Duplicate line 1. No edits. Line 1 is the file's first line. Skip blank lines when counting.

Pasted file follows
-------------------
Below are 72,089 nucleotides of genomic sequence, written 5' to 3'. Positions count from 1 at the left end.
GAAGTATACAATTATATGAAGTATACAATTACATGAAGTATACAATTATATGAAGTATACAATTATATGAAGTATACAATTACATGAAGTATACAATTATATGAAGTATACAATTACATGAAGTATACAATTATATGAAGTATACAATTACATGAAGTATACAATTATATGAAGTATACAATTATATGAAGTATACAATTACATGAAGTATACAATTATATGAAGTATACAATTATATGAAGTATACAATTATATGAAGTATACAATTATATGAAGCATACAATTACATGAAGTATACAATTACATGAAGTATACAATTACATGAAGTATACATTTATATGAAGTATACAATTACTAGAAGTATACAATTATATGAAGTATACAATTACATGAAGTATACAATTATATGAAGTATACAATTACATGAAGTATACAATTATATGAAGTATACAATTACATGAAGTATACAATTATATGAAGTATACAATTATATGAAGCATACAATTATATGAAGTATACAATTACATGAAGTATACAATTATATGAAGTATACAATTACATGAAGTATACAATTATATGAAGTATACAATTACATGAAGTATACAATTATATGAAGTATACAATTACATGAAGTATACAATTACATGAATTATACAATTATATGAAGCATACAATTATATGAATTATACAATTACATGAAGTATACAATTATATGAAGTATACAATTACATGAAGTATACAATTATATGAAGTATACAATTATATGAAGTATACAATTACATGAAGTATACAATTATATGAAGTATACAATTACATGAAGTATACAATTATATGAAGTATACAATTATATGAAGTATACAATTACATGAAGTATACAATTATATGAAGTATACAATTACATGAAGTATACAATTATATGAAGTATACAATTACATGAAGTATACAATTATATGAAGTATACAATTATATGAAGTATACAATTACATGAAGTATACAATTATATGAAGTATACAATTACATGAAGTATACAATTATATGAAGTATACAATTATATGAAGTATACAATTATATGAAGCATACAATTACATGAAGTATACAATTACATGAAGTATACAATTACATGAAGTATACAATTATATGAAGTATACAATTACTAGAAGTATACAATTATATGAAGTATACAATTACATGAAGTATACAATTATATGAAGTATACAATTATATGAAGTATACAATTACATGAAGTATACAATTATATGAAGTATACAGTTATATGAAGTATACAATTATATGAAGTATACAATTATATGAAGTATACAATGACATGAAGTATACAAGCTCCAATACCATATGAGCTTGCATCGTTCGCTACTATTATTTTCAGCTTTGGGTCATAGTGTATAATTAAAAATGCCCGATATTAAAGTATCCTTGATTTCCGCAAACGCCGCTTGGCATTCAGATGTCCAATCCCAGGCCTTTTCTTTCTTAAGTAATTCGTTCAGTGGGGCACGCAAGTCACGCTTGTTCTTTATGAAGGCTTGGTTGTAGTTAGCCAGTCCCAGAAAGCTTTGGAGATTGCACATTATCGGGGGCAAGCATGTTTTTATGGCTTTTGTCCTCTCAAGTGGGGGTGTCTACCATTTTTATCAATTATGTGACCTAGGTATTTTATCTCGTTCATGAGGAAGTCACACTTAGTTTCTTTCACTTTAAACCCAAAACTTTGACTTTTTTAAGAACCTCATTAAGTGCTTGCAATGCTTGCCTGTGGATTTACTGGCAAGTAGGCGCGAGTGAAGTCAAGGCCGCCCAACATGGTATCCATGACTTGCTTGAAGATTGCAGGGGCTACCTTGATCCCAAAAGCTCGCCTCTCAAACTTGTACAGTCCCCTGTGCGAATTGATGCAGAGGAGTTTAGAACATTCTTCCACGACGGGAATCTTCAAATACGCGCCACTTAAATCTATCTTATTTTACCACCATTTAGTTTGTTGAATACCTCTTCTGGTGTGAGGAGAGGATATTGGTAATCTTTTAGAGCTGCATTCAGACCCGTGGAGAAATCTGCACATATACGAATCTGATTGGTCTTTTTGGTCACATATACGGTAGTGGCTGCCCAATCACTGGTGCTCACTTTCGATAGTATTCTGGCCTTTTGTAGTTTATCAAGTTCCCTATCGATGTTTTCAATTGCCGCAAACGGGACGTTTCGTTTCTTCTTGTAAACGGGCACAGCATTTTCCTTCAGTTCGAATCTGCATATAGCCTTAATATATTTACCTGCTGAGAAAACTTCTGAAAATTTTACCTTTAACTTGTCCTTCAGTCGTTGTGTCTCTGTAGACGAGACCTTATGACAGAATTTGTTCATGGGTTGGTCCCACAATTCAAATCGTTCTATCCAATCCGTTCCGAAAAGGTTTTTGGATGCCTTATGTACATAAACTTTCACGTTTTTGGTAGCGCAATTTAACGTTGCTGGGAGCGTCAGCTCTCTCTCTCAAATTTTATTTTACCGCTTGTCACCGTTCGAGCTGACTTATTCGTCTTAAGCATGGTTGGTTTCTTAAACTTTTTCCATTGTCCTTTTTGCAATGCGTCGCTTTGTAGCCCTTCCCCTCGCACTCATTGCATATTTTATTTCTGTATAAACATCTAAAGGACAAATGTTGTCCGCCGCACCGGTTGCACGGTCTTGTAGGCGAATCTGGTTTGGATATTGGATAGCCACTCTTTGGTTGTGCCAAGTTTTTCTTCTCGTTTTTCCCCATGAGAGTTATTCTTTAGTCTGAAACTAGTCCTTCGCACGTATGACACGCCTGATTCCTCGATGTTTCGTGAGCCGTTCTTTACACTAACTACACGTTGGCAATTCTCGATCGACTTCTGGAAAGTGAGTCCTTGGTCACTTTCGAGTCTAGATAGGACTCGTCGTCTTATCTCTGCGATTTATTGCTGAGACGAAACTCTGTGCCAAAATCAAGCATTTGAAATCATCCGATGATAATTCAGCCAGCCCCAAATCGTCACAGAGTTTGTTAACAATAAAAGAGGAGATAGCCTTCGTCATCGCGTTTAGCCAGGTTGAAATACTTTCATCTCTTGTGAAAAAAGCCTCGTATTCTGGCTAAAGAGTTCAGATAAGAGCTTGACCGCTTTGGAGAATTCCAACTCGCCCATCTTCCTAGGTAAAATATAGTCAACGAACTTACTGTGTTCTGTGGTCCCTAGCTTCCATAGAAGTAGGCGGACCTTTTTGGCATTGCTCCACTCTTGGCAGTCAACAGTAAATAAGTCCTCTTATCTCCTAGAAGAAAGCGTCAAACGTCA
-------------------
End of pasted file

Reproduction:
Below are 72,089 nucleotides of genomic sequence, written 5' to 3'. Positions count from 1 at the left end.